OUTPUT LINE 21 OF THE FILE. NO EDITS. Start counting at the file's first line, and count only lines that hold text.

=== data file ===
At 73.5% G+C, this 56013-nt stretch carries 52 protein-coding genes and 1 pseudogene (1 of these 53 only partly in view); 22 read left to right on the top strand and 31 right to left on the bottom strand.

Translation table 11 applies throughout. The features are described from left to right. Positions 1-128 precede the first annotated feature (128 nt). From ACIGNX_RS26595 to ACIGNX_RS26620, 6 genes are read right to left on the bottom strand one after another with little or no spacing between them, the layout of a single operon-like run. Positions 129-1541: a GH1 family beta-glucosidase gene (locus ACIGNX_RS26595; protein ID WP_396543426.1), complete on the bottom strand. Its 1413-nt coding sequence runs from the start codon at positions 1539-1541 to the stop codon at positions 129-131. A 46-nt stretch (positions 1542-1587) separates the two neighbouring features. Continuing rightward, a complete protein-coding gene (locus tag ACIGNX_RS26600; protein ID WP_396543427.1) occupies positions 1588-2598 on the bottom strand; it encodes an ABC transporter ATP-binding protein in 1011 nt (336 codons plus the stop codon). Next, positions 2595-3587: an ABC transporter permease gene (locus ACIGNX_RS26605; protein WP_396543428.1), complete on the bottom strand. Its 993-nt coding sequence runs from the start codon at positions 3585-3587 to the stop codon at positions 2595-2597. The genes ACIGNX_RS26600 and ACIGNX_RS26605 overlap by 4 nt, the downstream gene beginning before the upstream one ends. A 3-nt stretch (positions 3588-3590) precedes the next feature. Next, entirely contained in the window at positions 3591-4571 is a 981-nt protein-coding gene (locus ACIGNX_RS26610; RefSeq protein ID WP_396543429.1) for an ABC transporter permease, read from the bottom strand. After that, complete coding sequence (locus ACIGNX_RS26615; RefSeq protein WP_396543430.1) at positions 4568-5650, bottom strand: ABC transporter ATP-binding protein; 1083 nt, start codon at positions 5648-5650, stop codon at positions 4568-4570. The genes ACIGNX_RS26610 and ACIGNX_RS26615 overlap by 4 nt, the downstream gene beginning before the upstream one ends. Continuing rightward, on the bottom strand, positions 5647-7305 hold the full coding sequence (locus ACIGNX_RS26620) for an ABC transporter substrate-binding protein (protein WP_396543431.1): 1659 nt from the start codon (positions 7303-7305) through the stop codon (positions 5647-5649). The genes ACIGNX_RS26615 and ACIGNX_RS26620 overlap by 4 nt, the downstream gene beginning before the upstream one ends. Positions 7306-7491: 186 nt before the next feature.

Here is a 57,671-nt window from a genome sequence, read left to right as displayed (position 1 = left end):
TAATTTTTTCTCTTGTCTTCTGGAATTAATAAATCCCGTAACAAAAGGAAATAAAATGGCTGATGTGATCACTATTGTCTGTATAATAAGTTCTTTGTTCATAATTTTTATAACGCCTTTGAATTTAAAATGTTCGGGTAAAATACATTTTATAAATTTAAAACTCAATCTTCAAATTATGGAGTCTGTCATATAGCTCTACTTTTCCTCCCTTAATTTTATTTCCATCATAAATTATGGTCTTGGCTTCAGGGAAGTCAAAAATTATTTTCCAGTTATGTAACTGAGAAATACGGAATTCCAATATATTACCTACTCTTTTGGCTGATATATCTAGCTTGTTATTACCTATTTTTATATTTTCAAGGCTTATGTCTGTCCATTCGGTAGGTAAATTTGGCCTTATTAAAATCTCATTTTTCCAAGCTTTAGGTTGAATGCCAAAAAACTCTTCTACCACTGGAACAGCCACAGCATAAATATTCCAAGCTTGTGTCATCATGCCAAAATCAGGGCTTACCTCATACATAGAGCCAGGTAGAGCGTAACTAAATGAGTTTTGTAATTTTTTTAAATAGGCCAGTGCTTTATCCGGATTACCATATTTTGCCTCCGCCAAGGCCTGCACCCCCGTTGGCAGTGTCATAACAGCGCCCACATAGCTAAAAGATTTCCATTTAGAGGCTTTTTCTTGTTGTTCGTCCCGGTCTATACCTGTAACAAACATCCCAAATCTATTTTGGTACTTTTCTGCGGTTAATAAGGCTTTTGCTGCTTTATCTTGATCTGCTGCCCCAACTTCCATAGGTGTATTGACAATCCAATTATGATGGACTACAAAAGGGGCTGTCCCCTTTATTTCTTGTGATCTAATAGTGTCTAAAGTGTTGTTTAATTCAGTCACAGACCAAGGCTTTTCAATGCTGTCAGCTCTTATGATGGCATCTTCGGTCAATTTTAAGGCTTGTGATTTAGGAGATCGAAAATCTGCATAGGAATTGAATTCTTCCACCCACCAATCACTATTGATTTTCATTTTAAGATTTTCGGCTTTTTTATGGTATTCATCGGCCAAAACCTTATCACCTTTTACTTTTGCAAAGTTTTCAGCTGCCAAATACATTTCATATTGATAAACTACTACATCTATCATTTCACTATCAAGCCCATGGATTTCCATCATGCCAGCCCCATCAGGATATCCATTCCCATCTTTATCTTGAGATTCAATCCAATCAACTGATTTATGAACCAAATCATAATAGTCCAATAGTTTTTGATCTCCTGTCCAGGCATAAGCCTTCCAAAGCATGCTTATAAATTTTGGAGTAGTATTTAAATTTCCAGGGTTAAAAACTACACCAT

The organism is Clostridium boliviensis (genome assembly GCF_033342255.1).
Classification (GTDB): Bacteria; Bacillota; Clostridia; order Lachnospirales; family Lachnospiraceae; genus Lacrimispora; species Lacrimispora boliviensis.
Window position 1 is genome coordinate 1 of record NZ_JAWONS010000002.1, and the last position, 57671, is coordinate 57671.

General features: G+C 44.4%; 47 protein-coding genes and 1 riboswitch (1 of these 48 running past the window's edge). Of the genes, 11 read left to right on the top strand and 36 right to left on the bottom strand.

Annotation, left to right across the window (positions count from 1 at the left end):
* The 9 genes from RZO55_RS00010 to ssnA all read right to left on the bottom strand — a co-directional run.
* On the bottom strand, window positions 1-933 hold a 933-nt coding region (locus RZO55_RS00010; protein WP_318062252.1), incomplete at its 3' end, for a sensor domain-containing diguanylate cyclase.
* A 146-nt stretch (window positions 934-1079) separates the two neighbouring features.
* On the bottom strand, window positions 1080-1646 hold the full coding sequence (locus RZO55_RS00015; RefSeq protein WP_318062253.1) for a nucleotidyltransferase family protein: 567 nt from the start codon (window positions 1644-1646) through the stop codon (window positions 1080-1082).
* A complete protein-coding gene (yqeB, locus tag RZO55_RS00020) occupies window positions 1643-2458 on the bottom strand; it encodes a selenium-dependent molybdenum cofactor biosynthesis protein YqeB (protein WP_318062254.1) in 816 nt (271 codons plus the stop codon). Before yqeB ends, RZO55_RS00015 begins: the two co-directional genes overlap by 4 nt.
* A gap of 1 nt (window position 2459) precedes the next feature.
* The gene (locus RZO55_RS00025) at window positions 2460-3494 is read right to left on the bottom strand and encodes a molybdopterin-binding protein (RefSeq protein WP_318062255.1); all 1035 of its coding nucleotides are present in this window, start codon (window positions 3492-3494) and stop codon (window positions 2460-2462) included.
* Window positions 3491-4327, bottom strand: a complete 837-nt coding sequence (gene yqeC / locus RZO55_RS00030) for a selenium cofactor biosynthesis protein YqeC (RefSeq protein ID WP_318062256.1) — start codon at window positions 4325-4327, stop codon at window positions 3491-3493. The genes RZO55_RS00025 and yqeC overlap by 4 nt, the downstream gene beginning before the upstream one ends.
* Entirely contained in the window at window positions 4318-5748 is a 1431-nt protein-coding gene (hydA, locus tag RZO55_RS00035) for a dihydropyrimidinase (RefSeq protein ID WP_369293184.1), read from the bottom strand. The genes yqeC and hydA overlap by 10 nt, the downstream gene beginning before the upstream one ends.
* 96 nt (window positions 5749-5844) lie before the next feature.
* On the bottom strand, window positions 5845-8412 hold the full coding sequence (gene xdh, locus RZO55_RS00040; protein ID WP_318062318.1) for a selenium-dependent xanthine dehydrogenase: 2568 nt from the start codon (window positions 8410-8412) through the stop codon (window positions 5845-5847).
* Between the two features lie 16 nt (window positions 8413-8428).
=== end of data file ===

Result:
* Between the two features lie 16 nt (window positions 8413-8428).